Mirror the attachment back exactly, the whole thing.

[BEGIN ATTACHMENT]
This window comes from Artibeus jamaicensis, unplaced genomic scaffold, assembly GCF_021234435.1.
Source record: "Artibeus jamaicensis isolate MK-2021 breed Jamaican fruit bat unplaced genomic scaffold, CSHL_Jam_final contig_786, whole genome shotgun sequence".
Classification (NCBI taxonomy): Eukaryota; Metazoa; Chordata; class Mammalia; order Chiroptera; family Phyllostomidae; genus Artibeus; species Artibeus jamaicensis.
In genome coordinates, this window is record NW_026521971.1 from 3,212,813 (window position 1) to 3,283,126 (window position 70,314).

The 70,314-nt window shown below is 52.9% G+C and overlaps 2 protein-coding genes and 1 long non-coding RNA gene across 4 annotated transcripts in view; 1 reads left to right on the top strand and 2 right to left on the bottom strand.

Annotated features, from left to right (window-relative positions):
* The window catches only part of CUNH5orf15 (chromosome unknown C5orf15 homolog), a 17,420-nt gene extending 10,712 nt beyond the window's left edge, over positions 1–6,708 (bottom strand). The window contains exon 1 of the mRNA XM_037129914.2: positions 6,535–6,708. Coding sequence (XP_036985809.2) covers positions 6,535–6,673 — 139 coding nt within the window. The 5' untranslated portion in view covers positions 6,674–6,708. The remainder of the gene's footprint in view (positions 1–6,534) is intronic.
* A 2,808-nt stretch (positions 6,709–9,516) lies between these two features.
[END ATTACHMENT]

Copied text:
This window comes from Artibeus jamaicensis, unplaced genomic scaffold, assembly GCF_021234435.1.
Source record: "Artibeus jamaicensis isolate MK-2021 breed Jamaican fruit bat unplaced genomic scaffold, CSHL_Jam_final contig_786, whole genome shotgun sequence".
Classification (NCBI taxonomy): Eukaryota; Metazoa; Chordata; class Mammalia; order Chiroptera; family Phyllostomidae; genus Artibeus; species Artibeus jamaicensis.
In genome coordinates, this window is record NW_026521971.1 from 3,212,813 (window position 1) to 3,283,126 (window position 70,314).

The 70,314-nt window shown below is 52.9% G+C and overlaps 2 protein-coding genes and 1 long non-coding RNA gene across 4 annotated transcripts in view; 1 reads left to right on the top strand and 2 right to left on the bottom strand.

Annotated features, from left to right (window-relative positions):
* The window catches only part of CUNH5orf15 (chromosome unknown C5orf15 homolog), a 17,420-nt gene extending 10,712 nt beyond the window's left edge, over positions 1–6,708 (bottom strand). The window contains exon 1 of the mRNA XM_037129914.2: positions 6,535–6,708. Coding sequence (XP_036985809.2) covers positions 6,535–6,673 — 139 coding nt within the window. The 5' untranslated portion in view covers positions 6,674–6,708. The remainder of the gene's footprint in view (positions 1–6,534) is intronic.
* A 2,808-nt stretch (positions 6,709–9,516) lies between these two features.